Low back pain (LBP) can be an elusive and difficult-to-treat condition for healthcare providers. Danielle Mortorano, an alumna of the George Washington University Doctor of Physical Therapy program, is tackling the limited research around LBP in a unique patient population: individuals with lower limb amputation.
LBP can affect a person’s ability to engage in activities from exercise to bathing, dressing, and accessing their home. Specifically, for people with limb loss, LBP often stems from an ill-fitting prosthesis or adaptations in walking patterns as a result of using a prosthetic limb.
“Mechanical LBP of these causes often discourages patients from wearing their prosthesis regularly,” said Mortorano, DPT ’16. “This, in turn, restricts them from actively engaging in walking and daily activities. It can be argued that mechanical (LBP) may have a greater impact on the function and quality of individuals with lower limb amputation compared to others with the condition.”
Mortorano’s patient care experiences in an inpatient limb loss unit and an outpatient prosthetic gait training program drove her desire to change current clinical practice. She is currently performing a scoping review on the topic. Scoping reviews involve a systematic process of thoroughly evaluating the existing literature in a given field to identify areas that need further research,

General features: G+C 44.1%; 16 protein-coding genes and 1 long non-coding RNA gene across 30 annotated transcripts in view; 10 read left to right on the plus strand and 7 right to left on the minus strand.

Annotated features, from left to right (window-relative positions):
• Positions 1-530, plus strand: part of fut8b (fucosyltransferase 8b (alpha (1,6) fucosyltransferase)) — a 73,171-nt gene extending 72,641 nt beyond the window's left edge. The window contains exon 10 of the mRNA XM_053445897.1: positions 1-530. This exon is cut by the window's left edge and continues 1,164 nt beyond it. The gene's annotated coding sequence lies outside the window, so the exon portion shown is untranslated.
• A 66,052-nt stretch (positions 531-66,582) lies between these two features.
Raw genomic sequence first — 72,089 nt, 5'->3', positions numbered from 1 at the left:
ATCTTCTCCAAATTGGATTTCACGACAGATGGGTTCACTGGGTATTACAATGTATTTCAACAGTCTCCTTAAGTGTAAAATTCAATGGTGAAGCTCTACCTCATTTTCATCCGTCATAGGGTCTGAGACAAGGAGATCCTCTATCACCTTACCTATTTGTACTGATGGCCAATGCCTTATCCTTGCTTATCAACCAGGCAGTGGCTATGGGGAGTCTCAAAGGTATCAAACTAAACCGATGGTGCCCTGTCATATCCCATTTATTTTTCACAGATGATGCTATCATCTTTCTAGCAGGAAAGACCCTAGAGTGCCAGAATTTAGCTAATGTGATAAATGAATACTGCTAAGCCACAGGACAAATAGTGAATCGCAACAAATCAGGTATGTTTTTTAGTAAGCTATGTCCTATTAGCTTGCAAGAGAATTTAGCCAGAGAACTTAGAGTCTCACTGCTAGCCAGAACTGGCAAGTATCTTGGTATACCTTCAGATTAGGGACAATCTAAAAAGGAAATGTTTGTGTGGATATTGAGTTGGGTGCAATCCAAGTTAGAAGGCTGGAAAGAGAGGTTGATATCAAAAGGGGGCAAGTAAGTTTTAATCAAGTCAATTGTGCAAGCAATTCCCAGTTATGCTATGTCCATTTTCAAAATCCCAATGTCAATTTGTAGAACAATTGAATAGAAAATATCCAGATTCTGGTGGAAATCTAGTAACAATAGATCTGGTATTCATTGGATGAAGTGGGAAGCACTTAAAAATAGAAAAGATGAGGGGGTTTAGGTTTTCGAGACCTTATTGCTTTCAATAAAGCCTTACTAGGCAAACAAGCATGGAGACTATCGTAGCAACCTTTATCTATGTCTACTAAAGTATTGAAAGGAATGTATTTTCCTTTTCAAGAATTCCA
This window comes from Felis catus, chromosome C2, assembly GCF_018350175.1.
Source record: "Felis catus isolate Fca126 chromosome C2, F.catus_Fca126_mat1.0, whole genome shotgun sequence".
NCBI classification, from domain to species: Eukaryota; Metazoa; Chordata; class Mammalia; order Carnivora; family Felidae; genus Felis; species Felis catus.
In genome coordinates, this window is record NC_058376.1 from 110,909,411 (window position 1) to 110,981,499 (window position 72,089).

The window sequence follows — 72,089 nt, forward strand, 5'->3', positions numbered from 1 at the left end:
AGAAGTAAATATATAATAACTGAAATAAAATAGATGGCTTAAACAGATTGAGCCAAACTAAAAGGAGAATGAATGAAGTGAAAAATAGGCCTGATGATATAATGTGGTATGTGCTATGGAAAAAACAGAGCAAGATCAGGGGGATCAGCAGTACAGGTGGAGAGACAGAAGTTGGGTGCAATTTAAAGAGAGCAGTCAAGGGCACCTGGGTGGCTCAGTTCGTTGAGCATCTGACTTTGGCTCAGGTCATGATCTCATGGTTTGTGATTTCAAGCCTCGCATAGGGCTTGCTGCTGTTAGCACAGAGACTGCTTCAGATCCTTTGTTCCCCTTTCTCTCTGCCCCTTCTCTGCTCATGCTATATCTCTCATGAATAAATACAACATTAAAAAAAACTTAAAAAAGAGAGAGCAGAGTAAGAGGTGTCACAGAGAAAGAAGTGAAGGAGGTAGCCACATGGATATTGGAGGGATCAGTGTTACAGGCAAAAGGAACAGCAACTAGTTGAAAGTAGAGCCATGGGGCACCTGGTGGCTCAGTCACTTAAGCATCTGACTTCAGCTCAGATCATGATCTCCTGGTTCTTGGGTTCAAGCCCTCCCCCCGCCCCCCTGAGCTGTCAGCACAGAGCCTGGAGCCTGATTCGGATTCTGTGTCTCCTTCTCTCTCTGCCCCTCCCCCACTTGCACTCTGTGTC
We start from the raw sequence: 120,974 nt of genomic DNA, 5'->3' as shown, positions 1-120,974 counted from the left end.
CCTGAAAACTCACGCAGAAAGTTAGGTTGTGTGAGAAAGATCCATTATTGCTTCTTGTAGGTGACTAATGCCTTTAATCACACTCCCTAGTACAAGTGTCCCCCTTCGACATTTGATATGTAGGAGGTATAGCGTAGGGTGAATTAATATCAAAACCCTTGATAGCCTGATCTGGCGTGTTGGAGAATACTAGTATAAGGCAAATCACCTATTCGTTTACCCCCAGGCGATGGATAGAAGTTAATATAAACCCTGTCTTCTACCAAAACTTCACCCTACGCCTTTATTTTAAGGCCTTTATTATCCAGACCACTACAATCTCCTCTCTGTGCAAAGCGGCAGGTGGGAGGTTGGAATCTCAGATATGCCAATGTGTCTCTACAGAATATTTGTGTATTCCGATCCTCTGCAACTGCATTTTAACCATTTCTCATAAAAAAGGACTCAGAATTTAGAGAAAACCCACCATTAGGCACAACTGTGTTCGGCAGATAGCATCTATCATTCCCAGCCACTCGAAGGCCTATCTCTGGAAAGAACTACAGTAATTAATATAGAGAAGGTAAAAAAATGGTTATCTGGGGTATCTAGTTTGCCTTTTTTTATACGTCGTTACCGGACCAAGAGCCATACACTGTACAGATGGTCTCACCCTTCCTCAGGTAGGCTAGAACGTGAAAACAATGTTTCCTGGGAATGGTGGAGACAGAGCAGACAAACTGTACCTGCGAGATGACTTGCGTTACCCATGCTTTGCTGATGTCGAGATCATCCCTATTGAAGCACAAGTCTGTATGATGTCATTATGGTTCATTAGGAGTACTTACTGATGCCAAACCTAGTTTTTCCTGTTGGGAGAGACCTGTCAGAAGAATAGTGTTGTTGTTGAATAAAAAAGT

Three primary areas of limb loss literature are being examined: the causes of LBP in individuals with limb loss and how they differ compared to the general population with LBP; interventions implemented in the treatment of LBP for individuals with transtibial and transfemoral amputations, and the efficacy of back-schools for the treatment of LBP in people with limb loss.
Equipped with the results of this scoping review, Mortorano has begun implementing a back-school program for patients with mechanical [LBP] and a transtibial or transfemoral extremity amputation at the Washington DC Veterans Affairs Medical Center as part of her orthopaedic residency program there.
The back-school program consists of an initial evaluation, an education class, and six follow up physical therapy sessions. The program incorporates education, manual techniques, and exercises that work to address risk factors, prevention, and remediation of LBP for those with limb loss.
Mortorano notes, “The back-school program is in the early stages of implementation with patients, but I hope to expand it over the next few months.” She’s excited for the chance to fill some of the noticeable gaps in research and to help change the way physical therapists treat LBP in this population in the future.